Friday, September 9, 2011

Protesters arrested at Cuban religious procession

Members of the Ladies in White where also arrested and released hours later.

A religious procession in Havana was marred by the arrests of at least six anti-government protesters on Thursday when they held up signs and shouted slogans against political repression.

The incident was the latest in a spate of small demonstrations in Havana that have drawn attention from groups overseas who oppose Cuba’s communist government and say the protests reflect growing popular unrest.

Police closed in quickly to forcibly detain the dissidents, then put them in police cars and drove them away.

The incident occurred as thousands of people walked through central Havana in the annual procession for Our Lady of Charity, the patron saint of Cuba.

The processions were banned after Cuba’s 1959 revolution, but re-established after the 1998 visit of Pope John Paul II.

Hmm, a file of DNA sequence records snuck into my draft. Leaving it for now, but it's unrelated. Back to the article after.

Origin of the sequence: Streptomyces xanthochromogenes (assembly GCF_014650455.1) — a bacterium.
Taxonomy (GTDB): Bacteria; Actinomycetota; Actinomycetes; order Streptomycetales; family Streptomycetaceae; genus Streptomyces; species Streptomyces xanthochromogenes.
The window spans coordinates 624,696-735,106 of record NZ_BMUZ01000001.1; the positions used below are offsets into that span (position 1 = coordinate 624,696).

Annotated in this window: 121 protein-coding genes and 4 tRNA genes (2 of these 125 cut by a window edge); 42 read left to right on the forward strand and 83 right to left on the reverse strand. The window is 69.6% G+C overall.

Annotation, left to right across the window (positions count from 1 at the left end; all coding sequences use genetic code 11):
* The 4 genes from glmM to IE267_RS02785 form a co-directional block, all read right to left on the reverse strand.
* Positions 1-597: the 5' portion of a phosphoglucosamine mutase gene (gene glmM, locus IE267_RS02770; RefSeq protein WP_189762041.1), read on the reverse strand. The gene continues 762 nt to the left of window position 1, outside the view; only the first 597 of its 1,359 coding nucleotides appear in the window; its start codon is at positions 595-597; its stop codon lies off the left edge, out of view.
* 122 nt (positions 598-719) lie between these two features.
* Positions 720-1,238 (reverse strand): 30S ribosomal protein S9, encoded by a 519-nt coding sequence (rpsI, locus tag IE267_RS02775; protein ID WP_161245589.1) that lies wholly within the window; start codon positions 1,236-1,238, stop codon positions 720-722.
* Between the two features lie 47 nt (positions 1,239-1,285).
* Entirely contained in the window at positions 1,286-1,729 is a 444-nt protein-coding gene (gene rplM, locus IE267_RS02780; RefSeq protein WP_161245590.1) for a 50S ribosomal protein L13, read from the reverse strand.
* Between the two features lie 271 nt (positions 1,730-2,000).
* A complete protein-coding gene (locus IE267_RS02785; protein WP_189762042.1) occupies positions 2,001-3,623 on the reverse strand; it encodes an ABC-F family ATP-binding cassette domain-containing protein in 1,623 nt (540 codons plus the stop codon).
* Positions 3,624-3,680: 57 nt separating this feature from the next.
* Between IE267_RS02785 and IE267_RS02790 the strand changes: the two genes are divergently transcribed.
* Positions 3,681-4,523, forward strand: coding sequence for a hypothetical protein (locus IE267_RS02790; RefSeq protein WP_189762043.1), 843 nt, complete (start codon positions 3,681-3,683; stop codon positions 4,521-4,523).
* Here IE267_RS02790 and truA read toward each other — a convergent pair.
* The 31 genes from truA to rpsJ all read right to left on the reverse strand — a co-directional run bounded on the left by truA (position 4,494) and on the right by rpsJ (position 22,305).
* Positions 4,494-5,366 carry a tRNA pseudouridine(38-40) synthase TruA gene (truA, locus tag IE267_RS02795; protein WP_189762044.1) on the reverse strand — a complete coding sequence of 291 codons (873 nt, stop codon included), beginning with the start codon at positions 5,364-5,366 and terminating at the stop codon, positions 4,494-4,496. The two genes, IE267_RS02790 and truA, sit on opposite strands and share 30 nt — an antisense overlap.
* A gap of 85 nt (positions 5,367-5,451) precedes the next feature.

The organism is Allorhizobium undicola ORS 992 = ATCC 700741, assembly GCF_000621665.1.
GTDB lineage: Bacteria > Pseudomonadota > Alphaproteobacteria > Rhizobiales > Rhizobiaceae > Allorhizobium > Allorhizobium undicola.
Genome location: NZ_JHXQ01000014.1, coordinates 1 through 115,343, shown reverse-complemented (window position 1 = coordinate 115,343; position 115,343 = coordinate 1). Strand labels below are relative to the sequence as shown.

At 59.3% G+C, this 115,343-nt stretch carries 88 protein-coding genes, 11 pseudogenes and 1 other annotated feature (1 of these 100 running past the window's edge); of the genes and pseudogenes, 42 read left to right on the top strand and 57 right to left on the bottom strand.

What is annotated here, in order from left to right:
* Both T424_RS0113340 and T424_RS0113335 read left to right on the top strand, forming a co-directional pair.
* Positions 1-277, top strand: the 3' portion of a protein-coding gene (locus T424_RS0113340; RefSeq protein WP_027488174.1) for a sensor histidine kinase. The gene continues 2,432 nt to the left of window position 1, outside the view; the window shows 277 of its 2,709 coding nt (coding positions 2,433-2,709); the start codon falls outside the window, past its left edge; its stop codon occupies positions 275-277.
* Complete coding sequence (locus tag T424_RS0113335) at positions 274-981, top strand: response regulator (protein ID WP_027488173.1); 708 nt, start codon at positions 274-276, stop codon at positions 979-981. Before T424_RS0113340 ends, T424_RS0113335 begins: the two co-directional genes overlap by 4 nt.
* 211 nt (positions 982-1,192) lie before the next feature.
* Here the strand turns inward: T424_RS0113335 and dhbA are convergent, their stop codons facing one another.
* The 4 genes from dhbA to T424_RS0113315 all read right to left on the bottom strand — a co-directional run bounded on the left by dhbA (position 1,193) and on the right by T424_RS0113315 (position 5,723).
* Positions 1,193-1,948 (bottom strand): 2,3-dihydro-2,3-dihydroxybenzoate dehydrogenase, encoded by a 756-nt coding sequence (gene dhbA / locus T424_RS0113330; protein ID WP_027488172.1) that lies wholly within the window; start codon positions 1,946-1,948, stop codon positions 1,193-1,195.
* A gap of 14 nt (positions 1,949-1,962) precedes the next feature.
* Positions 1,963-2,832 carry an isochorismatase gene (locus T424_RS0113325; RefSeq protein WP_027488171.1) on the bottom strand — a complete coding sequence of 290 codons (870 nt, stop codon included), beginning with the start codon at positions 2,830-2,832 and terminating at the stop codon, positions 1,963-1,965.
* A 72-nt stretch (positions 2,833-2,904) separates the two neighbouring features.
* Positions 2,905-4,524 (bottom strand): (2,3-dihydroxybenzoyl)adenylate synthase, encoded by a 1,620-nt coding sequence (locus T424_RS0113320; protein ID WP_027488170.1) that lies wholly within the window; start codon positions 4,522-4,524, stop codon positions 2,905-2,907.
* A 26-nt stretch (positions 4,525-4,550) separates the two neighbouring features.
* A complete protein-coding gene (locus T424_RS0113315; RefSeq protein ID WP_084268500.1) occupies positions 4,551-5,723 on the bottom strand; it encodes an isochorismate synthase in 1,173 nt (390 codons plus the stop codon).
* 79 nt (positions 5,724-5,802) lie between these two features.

The detentions attracted bystanders, some of whom complained about the dissidents and others who criticized the police action, but none of whom joined in the protest.

Down with Fidel,” said one of the onlookers, referring to former Cuban leader Fidel Castro.

“The Cuban people are children of Our Lady of Charity and we are not going to allow these people to show such disrespect,” said another, Maria Gonzalez, who wore a yellow T-shirt, the traditional color of the Lady of Charity.

The Catholic Church on Monday denounced recent rough treatment of dissidents, including the Ladies in White, Cuba’s best-known opposition group, but said the government assured it that it had not ordered the attacks.

Cuba, which considers dissidents to be mercenaries for its longtime ideological foe the United States, accused the Ladies in White in a state television report on Thursday of trying to provoke disorder “to justify aggressions” against the country.

Source: UpdatedNews

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